Mary Barcus Smith took Whitey’s college ring out of the small box she keeps with her jewelry.
It still had the dark, opaque stone in the center, and etched on one side was “66,” the year he graduated.
He gave it to Mary right before he went to Vietnam, and she kept it in her bedroom in her parents’ house in Greenbelt, Md., while he was away.
They had met in college, gotten engaged and planned to marry when he came back.
He thought she was one in a million. She vowed to go to church every day he was gone.
But on Nov. 1, 1967, Marine Corps 2nd Lt. Leo Richard Schoff was killed in Vietnam, devastating his 21-year-old fiancee and both their families. He was 23.
A half-century later, Mary is healed from those times. She is married and a grandmother. But she still has the ring from the young man everyone called Whitey. Recently, she started thinking that she ought to return it to his family. Perhaps his younger brother, Ronald, or another relative might want it.
But family connections had been lost. Whitey’s brother died in 2000. His children never knew Whitey, and they were hard to locate. Last week, with the help of a reporter, a family member was reached and said that Mary should keep the ring.
After all, it is symbol of her life and times.
It is also a symbol of a tragic period in American history, and one that is approaching important milestones.
Almost 50 years have passed since the height of the Vietnam War, and the night Mary’s father came to her bedroom and said he had heard from Whitey’s mother that the young man was dead.
It has been more than 50 years since families across the country were getting the same news, as the war’s toll marched toward an eventual total of more than 58,000 Americans.
And it will be 50 years in November since Mary and her older brother drove to Dover Air Force Base to meet Whitey’s body, and then drove 350 miles to his home in a Pennsylvania steel town for his funeral.
She remembers that Whitey was in the casket in his dress blue Marine Corps uniform, and he looked like he was asleep.
She is 71 now and lives with her husband, Tracy, in Annapolis. They have been married for almost 45 years and have a daughter and two grandchildren.
A practical person and a woman of faith, she said she still prays for Whitey every Nov. 1 — All Saints Day.
“Fifty years ago, it was a big part of my life,” she said. “But I’ve always accepted things that happen as God’s will. . . . There’s a reason for things.”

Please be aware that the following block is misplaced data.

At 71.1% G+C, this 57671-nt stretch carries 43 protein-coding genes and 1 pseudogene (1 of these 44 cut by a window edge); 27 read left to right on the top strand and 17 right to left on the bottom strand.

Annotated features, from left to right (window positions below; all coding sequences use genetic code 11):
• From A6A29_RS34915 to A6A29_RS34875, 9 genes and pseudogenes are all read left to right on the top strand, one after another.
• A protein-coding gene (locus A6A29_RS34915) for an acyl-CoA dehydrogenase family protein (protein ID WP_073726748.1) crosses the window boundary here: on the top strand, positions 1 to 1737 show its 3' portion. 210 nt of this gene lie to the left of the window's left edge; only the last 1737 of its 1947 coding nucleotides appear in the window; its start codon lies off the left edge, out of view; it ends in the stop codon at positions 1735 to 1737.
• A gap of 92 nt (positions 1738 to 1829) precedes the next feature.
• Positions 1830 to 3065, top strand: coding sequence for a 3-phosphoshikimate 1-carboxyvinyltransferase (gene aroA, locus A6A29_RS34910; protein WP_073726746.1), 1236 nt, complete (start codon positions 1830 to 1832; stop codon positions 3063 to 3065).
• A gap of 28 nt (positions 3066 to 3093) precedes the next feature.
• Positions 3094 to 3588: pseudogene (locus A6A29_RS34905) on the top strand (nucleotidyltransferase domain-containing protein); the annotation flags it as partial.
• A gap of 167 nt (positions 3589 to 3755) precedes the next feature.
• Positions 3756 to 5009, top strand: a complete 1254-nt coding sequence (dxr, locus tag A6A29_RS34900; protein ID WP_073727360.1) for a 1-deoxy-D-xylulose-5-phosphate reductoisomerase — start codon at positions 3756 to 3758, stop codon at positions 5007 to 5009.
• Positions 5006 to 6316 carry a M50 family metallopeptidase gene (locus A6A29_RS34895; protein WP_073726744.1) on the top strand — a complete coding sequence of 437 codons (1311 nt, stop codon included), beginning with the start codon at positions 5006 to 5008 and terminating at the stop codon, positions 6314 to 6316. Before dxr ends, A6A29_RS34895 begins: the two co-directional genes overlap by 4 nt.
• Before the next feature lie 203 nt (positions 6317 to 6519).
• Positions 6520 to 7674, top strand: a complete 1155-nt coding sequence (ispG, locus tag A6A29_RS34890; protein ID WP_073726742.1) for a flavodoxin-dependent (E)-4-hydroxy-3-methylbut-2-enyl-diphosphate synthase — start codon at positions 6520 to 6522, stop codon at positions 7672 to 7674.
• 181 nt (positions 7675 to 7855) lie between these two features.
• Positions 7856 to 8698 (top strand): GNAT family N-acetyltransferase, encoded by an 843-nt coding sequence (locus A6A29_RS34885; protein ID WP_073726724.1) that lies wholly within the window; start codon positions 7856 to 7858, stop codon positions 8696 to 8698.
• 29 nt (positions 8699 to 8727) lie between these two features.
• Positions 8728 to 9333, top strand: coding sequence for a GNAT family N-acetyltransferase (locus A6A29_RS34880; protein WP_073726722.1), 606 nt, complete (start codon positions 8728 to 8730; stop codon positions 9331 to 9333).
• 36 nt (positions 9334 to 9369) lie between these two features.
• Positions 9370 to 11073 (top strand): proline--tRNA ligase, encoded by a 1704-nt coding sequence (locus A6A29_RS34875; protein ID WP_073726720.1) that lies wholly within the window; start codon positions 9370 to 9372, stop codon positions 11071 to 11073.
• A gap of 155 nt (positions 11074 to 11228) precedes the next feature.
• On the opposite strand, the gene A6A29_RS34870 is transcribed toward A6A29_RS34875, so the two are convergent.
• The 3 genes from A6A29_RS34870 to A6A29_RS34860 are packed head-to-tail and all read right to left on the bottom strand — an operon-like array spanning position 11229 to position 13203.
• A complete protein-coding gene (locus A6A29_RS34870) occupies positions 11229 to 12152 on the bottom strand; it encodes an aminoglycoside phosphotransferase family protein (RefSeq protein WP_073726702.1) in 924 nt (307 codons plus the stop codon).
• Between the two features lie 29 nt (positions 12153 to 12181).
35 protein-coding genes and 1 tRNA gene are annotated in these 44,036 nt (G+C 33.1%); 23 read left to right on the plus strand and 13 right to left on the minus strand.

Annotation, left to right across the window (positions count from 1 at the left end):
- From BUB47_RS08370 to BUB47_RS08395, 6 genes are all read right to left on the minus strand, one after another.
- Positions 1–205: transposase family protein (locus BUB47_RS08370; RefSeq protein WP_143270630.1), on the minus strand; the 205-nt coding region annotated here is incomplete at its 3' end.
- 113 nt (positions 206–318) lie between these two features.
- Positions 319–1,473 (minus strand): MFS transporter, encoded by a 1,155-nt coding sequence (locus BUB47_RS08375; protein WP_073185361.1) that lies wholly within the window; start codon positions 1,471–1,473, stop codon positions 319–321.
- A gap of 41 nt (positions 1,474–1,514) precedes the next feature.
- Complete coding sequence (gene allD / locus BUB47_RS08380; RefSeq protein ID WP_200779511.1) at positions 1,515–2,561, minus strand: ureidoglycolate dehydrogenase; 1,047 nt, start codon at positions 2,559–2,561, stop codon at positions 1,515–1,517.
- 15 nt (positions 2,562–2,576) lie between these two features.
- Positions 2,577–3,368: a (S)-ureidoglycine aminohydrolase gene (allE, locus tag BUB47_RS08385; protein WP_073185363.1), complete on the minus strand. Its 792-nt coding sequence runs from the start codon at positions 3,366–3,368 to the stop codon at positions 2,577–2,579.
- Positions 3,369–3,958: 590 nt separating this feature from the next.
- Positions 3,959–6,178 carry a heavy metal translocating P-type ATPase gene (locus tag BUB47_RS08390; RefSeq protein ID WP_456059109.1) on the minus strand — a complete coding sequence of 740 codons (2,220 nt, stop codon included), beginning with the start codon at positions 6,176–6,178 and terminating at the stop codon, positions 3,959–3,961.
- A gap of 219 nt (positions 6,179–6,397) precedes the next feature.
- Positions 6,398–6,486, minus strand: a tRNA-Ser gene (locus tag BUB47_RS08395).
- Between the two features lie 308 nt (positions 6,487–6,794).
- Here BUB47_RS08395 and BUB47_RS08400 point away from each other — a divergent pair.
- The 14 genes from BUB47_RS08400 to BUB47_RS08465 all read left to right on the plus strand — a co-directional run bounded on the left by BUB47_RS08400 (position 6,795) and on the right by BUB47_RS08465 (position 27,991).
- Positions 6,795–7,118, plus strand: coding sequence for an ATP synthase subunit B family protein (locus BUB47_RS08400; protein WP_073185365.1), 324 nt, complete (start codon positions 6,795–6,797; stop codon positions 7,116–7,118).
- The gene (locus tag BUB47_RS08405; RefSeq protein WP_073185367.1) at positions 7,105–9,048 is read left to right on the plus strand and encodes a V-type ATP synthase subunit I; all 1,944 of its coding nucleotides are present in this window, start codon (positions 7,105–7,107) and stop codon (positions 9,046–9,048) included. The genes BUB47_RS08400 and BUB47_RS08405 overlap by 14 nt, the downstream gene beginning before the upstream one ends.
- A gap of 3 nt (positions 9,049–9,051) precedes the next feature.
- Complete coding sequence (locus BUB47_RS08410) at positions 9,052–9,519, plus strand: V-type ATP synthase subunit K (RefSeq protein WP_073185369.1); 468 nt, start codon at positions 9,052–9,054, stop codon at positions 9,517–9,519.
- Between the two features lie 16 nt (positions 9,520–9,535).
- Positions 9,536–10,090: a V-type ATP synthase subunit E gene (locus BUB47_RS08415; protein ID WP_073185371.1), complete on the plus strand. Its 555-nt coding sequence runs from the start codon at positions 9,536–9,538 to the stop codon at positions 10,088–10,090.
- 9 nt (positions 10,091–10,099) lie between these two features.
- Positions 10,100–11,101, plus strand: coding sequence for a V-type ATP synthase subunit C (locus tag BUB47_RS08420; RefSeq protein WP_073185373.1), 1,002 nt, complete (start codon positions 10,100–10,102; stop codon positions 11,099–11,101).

One day last week, she and her husband sat in their home and talked about the war and her long-ago romance. She said she would keep the ring and pass it down to her grandson.
From an old envelope, Mary removed a letter Whitey’s mother had written after his death, and a tiny heart he had carved out of stone in Vietnam and sent to Mary as a keepsake. She received the heart in the mail a few days after he was killed.
“Our loss was a great one but Mary’s was even greater,” Helen Schoff wrote to Mary’s brother and his wife the month after he was killed. “We had and shared him for many years, but her time with him with such a short one.”
“I am proud of her,” she wrote. “My only regret is I never got her for my daughter in law.”
Whitey had grown up in West Homestead, a blue-collar town across the Monongahela River from Pittsburgh and just up the hill from the gigantic Homestead steel works, where he worked summers.
His parents were divorced and his mother worked in a local laundry. Their last name, Schoff, rhymes with loaf.
In 1962 he went off to the College of Steubenville, 60 miles from home, in Steubenville, Ohio.
There, he met Mary Barcus. She was one of five children of an employee of the U.S. Army Corps of Engineers, and was raised in Greenbelt.
She had chosen the school, now the Franciscan University of Steubenville, because it was small, Catholic, co-ed and affordable.
Mary thinks they may have met in the library, but the school was so small that everybody knew everybody. He was handsome, fair-skinned and blond, hence his nickname. She was two years behind him.